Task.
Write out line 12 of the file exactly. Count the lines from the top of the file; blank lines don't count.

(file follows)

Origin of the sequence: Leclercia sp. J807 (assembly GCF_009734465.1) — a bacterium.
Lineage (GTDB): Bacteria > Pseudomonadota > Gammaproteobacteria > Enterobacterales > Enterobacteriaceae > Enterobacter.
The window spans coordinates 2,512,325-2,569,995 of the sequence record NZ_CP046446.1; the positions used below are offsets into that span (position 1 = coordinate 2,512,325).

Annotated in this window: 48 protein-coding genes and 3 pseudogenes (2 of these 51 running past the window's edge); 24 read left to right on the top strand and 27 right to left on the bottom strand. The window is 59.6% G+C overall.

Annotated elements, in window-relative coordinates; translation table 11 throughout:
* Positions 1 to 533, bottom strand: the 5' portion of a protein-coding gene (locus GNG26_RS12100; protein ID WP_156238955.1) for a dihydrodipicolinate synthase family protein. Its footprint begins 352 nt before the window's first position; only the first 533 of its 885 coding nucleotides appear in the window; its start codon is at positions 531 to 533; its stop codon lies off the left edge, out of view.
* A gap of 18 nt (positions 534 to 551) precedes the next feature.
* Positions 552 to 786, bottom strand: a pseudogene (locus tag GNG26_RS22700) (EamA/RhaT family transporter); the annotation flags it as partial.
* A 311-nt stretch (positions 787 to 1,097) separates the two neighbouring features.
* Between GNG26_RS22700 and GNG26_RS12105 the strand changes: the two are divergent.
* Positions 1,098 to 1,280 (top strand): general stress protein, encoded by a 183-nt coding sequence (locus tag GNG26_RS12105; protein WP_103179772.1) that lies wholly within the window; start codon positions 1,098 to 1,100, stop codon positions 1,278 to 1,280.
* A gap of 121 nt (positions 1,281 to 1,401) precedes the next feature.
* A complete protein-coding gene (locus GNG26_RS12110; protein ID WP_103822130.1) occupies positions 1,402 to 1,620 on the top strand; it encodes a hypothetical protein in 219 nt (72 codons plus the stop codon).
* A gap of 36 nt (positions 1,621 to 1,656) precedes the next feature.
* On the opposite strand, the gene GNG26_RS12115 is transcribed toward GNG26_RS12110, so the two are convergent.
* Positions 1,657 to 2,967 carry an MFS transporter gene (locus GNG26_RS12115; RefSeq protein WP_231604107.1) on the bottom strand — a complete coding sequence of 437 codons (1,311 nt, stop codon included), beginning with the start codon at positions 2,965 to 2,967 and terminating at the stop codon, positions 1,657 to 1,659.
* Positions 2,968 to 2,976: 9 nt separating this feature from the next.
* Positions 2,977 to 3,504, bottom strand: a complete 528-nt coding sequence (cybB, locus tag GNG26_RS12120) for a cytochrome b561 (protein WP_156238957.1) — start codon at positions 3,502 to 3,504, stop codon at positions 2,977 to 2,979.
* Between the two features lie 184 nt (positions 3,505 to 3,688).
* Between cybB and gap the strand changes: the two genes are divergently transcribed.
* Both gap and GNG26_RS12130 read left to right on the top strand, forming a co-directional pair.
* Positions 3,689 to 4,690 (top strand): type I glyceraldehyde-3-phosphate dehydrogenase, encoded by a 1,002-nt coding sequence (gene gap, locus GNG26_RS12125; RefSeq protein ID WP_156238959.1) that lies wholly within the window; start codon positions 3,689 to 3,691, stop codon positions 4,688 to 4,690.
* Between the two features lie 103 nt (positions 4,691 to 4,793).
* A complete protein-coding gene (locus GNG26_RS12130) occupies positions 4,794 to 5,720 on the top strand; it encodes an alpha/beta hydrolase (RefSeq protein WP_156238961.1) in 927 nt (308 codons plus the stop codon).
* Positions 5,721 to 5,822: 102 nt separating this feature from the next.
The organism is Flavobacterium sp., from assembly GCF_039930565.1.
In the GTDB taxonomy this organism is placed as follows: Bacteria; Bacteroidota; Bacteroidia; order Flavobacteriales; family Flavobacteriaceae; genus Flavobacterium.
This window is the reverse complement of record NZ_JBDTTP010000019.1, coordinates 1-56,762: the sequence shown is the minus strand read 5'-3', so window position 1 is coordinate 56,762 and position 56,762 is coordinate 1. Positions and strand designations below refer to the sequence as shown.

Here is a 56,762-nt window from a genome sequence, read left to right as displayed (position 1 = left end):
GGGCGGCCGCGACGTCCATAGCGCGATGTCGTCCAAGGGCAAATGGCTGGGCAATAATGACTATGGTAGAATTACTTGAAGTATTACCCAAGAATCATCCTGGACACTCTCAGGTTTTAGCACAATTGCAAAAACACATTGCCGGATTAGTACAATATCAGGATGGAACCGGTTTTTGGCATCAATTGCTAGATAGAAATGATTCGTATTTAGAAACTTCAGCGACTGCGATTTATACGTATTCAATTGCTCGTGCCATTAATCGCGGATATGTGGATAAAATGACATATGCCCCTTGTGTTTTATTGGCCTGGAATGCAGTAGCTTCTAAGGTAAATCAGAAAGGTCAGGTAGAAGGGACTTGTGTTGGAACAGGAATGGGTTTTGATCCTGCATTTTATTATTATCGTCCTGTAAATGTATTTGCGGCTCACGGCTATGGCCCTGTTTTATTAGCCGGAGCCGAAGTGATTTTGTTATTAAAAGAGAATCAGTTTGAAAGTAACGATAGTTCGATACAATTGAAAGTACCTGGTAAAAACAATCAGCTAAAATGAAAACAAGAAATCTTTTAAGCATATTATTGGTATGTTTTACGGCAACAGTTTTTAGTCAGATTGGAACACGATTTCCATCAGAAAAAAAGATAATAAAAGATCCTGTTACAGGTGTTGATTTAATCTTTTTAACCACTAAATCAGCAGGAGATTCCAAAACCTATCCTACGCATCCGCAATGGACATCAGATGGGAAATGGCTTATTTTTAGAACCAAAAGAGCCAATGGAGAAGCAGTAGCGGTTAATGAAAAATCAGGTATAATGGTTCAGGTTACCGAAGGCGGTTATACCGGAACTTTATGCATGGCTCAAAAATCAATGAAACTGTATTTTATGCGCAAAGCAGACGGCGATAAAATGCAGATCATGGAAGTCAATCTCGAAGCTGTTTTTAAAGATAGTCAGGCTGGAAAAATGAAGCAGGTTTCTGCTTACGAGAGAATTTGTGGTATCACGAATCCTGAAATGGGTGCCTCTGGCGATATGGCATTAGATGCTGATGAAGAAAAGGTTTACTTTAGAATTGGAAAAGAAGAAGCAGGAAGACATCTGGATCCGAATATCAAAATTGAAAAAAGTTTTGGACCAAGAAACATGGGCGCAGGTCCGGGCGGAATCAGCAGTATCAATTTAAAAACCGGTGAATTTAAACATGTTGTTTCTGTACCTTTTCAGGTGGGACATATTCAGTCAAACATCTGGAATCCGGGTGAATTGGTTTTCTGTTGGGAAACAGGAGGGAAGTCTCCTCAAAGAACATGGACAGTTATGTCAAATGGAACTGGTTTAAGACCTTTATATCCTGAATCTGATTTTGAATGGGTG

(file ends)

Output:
* A gap of 121 nt (positions 1,281 to 1,401) precedes the next feature.